Danish shortsea operator DFDS will become the marine testbed for a new biofuel after investing DKK10M (US$1.5M) in Mash Energy.
The investment – in three tranches culminating in a total stake of 24% - makes DFDS a co-owner of the company and jointly responsible for developing a commercially viable product. The companies plan to prepare a test of the fuel in a DFDS ship’s engine.
“The investment is a result of our ambition to take responsibility for the development of commercially viable biofuel that is a real alternative to fossil fuels,” said DFDS head of corporate social responsibility Sofie Hebeltoft. “In the long term, the aim is to produce enough quantities to make the biofuel commercially viable and work towards identifying other waste products that can be used to produce bio-fuel.”
MASH Energy has developed a low-cost method of producing biofuel from the by-products of nut processing in Tanzania and India. During growth season, the nut trees absorb CO2 that is emitted when the biofuel is combusted, meaning that the biofuel is carbon neutral. The byproduct, biochar, binds CO2 during the production process and is an efficient fertiliser, promoting additional plant growth to absorb atmospheric CO2.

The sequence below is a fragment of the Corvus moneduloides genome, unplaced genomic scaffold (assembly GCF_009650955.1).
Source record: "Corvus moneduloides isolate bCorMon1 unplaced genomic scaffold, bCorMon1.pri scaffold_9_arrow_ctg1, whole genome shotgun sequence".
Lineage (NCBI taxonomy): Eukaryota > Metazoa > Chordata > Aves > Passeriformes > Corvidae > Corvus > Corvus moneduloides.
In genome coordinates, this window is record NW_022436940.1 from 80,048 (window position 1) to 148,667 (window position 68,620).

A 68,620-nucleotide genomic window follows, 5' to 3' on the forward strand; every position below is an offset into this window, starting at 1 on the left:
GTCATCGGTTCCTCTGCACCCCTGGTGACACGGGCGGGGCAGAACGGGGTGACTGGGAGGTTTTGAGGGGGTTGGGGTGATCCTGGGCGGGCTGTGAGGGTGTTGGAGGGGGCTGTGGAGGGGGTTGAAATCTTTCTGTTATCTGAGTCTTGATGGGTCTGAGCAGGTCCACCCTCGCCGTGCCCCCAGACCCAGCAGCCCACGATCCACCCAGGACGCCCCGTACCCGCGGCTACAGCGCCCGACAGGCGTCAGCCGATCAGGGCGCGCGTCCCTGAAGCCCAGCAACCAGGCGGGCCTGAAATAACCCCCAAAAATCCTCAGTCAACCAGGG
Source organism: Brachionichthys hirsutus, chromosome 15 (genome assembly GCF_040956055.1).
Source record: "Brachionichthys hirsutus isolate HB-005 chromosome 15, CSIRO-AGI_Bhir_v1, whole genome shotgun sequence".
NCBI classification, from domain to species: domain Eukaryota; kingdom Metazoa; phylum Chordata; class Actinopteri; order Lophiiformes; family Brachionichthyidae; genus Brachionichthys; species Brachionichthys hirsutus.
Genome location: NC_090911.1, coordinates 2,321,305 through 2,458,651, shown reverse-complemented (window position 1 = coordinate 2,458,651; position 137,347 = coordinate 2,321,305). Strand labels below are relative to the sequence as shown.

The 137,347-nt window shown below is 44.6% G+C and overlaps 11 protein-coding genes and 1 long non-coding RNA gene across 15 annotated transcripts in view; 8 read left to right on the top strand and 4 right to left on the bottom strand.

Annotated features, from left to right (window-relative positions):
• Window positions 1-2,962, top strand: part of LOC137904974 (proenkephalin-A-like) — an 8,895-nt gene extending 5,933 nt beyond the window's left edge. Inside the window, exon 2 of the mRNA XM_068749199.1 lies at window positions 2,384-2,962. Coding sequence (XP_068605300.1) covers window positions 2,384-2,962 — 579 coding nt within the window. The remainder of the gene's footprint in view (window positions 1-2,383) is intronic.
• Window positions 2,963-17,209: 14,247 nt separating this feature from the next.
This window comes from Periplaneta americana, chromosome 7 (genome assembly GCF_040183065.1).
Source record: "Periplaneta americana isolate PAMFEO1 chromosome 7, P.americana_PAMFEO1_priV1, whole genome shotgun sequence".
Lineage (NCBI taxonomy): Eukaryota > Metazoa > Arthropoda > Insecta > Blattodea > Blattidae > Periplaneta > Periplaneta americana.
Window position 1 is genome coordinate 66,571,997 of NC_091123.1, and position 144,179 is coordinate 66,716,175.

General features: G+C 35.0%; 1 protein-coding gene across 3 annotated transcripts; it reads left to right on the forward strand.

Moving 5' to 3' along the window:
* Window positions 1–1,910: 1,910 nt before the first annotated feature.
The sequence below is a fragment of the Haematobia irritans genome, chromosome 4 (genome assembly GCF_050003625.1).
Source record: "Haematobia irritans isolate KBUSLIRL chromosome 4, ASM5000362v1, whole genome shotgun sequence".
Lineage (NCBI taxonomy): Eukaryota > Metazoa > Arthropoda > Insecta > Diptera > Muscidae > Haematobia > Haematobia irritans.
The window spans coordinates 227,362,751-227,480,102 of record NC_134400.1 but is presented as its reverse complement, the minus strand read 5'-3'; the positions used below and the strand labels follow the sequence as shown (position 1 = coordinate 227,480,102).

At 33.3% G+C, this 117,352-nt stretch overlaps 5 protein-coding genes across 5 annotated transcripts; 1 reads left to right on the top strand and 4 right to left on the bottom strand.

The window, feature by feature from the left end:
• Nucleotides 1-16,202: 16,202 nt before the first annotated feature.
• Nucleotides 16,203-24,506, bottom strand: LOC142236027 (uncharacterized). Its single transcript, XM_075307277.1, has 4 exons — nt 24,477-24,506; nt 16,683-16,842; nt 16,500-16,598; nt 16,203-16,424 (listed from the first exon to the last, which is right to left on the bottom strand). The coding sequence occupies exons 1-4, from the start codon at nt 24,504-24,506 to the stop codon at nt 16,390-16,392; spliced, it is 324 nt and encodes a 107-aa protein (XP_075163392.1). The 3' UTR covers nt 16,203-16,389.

The biofuel reactor is built by the company’s employees in in India. The technology is already being used as part of an UN-supported project in Tanzania to produce biofuel.
“We are extremely pleased to get the opportunity to test the biofuel in engines and verify that our product is indeed of the quality and price necessary for it to succeed in the shipping industry,” said Mash CEO Jakob Andersen.